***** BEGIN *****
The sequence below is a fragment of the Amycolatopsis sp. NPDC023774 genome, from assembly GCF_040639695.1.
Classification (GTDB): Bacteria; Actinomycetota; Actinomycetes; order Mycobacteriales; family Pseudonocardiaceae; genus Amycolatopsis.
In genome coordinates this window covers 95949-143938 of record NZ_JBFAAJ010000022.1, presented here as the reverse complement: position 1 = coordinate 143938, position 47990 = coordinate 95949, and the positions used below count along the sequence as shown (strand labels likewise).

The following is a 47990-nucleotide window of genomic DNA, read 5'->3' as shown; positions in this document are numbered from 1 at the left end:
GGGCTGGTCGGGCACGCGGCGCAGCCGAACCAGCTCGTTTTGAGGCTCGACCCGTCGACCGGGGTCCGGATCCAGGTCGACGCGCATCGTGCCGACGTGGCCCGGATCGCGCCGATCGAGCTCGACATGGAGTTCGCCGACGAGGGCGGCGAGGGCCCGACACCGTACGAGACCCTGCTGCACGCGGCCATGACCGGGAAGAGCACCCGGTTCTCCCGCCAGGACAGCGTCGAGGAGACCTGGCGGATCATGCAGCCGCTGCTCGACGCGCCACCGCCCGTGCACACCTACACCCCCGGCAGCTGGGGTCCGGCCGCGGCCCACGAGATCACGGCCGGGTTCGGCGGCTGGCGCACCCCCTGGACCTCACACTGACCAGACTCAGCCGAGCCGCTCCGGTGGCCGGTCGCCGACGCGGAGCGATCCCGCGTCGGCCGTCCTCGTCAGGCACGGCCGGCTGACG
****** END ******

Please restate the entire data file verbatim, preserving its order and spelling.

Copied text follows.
The sequence below is a fragment of the Amycolatopsis sp. NPDC023774 genome, from assembly GCF_040639695.1.
Classification (GTDB): Bacteria; Actinomycetota; Actinomycetes; order Mycobacteriales; family Pseudonocardiaceae; genus Amycolatopsis.
In genome coordinates this window covers 95949-143938 of record NZ_JBFAAJ010000022.1, presented here as the reverse complement: position 1 = coordinate 143938, position 47990 = coordinate 95949, and the positions used below count along the sequence as shown (strand labels likewise).

The following is a 47990-nucleotide window of genomic DNA, read 5'->3' as shown; positions in this document are numbered from 1 at the left end:
GGGCTGGTCGGGCACGCGGCGCAGCCGAACCAGCTCGTTTTGAGGCTCGACCCGTCGACCGGGGTCCGGATCCAGGTCGACGCGCATCGTGCCGACGTGGCCCGGATCGCGCCGATCGAGCTCGACATGGAGTTCGCCGACGAGGGCGGCGAGGGCCCGACACCGTACGAGACCCTGCTGCACGCGGCCATGACCGGGAAGAGCACCCGGTTCTCCCGCCAGGACAGCGTCGAGGAGACCTGGCGGATCATGCAGCCGCTGCTCGACGCGCCACCGCCCGTGCACACCTACACCCCCGGCAGCTGGGGTCCGGCCGCGGCCCACGAGATCACGGCCGGGTTCGGCGGCTGGCGCACCCCCTGGACCTCACACTGACCAGACTCAGCCGAGCCGCTCCGGTGGCCGGTCGCCGACGCGGAGCGATCCCGCGTCGGCCGTCCTCGTCAGGCACGGCCGGCTGACG